In my last blog, I looked at how far we’ve come in connecting the dots between conflict, climate change and disasters. In this blog, I’ll discuss what relevance resilience has for peacebuilding.
The resilience agenda can be very useful for promoting peace and peacebuilding. At its best, it could harmonise different aspects of risk management, covering both manmade threats (such as conflict) and natural hazards, together with different forms of relief operations, spanning ‘short-onset’ (e.g. floods) to ‘long-onset’ (e.g. drought) to ‘complex emergencies’ (e.g. chronic conflict).
The resilience agenda also encourages donors and humanitarian agencies to shift focus from short-term disaster response to long-term stresses that change the nature of risks, such as climate change, environmental degradation, economic fragility, marginalisation, demographic changes, and governance and insecurity trends.
It could also provide a better means of linking risk management actions made at different levels (household, community, national), ensuring those working at each layer are aware of and coordinated with each other. This is highly desirable for peacebuilding, given that the interconnectedness of different shocks and stresses on different layers of society have profound implications for peace.
Moreover, on a practical level, the concept of understanding the ‘risk landscape’ is useful to peacebuilding. Resilience, like peacebuilding, is about trade-offs – the balance between risks and returns – and how to optimise these trade-offs. This includes the management of short lived shocks, and doing so in a way that allows long-term sustainability. Different types of risks are managed better by different players at different layers of society.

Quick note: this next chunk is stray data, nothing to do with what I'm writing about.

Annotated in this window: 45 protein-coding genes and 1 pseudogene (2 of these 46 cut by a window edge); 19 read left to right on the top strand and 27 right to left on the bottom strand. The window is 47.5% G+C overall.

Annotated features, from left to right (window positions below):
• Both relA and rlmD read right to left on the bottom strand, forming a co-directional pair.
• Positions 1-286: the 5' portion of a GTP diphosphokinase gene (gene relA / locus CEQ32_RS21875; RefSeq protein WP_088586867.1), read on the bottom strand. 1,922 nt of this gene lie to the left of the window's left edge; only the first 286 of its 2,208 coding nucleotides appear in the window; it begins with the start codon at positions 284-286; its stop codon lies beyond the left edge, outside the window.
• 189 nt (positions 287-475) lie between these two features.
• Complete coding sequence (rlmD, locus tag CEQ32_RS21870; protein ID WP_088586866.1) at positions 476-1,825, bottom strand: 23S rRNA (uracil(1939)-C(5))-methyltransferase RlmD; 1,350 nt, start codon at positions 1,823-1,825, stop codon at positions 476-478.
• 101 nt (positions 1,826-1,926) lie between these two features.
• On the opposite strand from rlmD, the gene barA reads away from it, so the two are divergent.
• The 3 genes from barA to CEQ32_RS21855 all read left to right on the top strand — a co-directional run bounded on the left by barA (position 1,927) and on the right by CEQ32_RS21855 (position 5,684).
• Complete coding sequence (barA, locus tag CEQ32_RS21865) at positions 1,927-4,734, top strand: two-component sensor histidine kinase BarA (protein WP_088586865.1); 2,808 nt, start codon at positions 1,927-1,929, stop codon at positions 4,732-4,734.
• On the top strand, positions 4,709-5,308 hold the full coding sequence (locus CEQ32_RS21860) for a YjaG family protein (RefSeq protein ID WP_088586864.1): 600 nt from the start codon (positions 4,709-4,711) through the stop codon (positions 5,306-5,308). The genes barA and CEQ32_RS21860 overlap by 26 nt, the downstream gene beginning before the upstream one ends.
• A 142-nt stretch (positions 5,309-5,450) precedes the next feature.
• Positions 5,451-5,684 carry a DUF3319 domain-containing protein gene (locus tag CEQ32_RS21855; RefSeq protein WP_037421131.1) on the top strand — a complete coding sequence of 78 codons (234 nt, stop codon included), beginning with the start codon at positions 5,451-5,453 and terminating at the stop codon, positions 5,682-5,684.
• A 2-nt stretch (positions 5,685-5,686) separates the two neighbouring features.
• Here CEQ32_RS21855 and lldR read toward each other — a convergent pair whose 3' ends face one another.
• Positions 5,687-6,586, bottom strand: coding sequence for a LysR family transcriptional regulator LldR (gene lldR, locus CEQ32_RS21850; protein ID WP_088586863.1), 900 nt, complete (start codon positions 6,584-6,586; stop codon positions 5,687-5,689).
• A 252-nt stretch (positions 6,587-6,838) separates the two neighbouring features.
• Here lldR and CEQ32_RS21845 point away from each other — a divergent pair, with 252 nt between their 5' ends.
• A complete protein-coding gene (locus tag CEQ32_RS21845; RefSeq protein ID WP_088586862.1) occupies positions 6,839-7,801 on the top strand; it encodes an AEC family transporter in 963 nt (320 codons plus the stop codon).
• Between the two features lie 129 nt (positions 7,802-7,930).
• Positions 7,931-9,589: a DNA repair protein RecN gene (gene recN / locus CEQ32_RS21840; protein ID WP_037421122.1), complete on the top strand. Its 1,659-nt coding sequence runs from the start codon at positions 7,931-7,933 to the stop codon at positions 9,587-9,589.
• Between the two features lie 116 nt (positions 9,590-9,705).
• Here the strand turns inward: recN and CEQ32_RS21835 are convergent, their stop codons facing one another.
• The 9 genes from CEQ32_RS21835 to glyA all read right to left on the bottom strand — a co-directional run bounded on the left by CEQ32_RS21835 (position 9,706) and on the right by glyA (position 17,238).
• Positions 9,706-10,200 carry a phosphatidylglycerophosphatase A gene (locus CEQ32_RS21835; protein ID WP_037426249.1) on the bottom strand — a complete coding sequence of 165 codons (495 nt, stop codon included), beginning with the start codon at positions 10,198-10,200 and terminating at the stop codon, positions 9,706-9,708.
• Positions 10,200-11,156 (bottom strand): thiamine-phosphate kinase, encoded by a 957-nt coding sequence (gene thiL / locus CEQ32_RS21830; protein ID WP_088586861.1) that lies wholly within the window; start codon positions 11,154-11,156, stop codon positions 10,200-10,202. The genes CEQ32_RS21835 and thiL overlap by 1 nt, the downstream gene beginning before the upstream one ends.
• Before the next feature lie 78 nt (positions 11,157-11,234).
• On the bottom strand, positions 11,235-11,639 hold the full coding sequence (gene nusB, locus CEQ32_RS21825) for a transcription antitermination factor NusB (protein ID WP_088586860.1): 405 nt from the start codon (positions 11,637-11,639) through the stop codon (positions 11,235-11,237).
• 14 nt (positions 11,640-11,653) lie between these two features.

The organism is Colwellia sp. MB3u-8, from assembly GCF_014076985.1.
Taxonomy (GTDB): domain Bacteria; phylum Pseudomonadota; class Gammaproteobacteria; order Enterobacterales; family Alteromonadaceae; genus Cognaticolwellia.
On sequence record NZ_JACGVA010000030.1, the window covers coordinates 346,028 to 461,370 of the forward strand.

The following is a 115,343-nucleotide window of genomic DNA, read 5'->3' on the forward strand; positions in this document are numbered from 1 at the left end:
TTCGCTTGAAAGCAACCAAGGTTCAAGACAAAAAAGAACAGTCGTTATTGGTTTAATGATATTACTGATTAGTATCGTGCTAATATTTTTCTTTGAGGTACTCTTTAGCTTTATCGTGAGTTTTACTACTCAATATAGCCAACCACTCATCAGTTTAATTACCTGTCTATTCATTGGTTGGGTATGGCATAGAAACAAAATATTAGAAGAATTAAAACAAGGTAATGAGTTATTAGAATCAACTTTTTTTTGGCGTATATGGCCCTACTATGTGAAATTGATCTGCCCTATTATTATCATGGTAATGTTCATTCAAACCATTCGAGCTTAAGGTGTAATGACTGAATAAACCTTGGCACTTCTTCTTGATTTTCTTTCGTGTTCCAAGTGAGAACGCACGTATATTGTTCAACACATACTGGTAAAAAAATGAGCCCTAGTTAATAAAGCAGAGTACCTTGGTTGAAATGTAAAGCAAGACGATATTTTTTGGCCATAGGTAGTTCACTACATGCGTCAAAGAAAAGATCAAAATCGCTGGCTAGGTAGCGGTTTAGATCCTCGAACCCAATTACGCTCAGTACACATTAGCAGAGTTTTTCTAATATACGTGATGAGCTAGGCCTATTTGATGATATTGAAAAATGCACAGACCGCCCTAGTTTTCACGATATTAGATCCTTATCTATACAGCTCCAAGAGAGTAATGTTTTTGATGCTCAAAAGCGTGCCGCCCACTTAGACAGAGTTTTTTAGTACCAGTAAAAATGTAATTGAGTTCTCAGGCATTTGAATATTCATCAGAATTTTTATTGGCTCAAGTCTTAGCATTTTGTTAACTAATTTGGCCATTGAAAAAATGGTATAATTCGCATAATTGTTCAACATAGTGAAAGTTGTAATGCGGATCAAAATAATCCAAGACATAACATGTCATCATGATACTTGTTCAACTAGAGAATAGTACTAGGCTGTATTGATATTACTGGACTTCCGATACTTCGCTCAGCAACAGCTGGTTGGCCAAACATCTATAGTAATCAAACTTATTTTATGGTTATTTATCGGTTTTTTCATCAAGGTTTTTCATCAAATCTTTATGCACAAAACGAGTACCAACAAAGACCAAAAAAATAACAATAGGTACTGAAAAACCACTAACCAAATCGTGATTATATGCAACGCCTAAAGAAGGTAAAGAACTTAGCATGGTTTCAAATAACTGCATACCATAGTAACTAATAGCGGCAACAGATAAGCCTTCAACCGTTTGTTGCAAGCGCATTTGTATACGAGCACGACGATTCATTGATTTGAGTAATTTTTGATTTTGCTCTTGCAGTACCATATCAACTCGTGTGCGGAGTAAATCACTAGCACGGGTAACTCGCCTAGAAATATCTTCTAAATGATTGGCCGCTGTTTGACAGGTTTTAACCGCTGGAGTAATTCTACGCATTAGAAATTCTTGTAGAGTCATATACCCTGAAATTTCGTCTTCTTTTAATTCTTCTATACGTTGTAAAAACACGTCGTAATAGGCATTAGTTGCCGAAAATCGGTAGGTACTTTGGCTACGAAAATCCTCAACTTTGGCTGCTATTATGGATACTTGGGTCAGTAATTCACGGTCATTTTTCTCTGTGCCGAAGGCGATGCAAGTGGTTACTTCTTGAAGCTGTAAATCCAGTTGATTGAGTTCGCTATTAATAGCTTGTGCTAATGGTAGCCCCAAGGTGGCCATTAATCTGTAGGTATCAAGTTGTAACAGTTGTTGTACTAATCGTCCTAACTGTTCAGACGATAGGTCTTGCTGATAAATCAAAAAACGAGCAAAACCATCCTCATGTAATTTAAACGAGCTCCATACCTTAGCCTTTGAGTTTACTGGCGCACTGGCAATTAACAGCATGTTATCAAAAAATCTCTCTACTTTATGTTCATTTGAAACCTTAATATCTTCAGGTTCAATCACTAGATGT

An understanding of whose risk we are talking about is also critical. Local reality is a complex multi-risk environment and risk priorities will vary depending on whose perspective is being considered – and in some cases they will even clash. Understanding the different actors and power dynamics involved in any risk assessment is a key component in ensuring peaceful risk management approaches – whatever shape they may take.
What does resilience mean for communities, donors and practitioners?
Resilience approaches build on current risk management practice to better manage change and uncertainty. Adopting a resilience approach involves understanding the multitude of linked issues people are facing and of the importance of strengthening the capacity of communities and authorities to deal with both known and unknown risks. This is what peacebuilding also purports to do – peaceful transformation of relations, behaviours and contexts. There is a lot of common ground.
A strong and well-functioning state (e.g. the Netherlands) shows how strong governance is imperative for managing risks that citizens face. We may not always be able to predict risks, but we can predict that a stronger state (i.e. one that functions well) and stronger communities will be better able to deal with the risks they face. Prioritising governance, or at least the promotion of a positive relationship between authorities and communities, should be a core principle of resilience-building in fragile contexts.
Investments in peacebuilding, such as effective conflict-resolution mechanisms around natural resource sharing, can also bolster resilience. So too can strengthening relations between and within fractured communities.
So what are the challenges?
One key challenge is to move resilience out of the exclusive purview of the humanitarian sphere. Risk assessments must look beyond just physical hazards.